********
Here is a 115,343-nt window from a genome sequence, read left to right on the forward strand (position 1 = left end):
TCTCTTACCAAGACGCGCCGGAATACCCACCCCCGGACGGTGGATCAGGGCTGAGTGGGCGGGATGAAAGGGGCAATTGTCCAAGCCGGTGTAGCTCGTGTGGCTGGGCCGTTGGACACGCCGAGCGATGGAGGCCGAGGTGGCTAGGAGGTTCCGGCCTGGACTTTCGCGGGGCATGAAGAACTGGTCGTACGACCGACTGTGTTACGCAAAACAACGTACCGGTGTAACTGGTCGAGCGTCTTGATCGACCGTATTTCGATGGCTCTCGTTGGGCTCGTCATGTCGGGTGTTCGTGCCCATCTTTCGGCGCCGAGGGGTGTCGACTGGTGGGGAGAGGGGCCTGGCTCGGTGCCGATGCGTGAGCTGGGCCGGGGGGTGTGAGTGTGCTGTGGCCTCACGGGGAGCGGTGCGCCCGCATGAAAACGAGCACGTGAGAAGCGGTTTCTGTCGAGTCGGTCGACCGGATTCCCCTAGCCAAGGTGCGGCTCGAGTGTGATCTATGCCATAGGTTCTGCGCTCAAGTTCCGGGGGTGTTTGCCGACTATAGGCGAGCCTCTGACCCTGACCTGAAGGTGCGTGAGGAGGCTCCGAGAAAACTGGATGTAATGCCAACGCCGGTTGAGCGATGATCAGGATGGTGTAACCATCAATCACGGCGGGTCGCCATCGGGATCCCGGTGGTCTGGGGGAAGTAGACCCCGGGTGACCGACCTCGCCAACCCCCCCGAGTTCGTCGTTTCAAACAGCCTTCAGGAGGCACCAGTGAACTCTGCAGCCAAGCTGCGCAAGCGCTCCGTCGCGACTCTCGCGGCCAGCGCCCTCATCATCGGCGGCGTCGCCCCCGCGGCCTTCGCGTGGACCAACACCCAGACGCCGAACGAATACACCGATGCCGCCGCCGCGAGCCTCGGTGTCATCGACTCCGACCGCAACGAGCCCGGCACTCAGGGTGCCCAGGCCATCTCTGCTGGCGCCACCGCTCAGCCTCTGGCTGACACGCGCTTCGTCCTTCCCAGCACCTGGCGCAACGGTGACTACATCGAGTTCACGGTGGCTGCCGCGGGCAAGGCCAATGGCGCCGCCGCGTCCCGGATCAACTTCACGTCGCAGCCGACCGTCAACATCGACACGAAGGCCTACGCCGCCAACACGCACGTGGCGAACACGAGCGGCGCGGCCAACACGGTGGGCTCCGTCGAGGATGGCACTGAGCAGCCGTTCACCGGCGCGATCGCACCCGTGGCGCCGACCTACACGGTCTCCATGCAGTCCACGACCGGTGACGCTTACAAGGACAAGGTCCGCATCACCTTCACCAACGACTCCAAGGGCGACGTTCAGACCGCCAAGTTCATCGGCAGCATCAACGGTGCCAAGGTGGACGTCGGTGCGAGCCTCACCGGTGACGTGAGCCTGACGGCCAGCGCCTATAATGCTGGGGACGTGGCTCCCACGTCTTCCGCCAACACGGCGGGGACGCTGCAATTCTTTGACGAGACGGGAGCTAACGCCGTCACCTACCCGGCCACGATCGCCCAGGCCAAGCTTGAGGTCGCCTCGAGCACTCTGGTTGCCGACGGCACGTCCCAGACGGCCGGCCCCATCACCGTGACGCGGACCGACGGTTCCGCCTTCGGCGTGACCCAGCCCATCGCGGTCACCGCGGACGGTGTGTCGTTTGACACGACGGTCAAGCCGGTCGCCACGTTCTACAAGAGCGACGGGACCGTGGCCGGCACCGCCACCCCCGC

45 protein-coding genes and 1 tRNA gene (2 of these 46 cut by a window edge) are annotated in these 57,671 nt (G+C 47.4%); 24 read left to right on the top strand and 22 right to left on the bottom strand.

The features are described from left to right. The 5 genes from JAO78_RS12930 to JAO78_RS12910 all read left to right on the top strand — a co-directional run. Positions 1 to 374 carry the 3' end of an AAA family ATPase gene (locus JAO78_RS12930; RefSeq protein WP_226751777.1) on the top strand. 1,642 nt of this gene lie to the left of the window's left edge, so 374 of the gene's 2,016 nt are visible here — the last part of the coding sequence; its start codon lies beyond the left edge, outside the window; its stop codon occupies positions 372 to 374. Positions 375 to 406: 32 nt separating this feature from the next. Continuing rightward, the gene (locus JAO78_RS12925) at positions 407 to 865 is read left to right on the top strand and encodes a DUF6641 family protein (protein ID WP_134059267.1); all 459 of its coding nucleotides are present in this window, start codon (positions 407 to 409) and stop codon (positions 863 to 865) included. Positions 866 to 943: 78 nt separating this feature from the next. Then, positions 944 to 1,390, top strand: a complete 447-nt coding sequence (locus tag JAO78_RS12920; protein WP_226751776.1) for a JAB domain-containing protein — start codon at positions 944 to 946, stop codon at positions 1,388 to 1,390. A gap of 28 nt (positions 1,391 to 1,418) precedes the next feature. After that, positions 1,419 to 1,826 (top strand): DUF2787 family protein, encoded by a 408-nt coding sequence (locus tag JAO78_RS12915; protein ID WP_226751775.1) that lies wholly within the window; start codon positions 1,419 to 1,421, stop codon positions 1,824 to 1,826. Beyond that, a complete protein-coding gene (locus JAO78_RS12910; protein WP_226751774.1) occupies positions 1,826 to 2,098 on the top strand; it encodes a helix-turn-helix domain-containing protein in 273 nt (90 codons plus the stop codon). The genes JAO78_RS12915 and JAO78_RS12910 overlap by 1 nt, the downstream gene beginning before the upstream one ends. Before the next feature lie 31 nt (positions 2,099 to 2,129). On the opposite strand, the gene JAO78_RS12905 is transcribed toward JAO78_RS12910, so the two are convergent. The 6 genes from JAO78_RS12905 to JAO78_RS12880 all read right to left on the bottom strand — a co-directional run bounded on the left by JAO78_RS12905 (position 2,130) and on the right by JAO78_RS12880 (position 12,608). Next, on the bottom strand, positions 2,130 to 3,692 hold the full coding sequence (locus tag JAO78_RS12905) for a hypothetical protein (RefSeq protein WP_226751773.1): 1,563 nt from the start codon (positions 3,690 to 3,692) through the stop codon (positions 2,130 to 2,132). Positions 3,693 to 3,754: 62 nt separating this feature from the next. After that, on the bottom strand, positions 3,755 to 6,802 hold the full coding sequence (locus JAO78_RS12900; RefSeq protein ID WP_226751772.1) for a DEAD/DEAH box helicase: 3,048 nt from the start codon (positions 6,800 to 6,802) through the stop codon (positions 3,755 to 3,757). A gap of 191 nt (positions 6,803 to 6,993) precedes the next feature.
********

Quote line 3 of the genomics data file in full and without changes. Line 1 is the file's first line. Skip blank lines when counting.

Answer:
45 protein-coding genes and 1 tRNA gene (2 of these 46 cut by a window edge) are annotated in these 57,671 nt (G+C 47.4%); 24 read left to right on the top strand and 22 right to left on the bottom strand.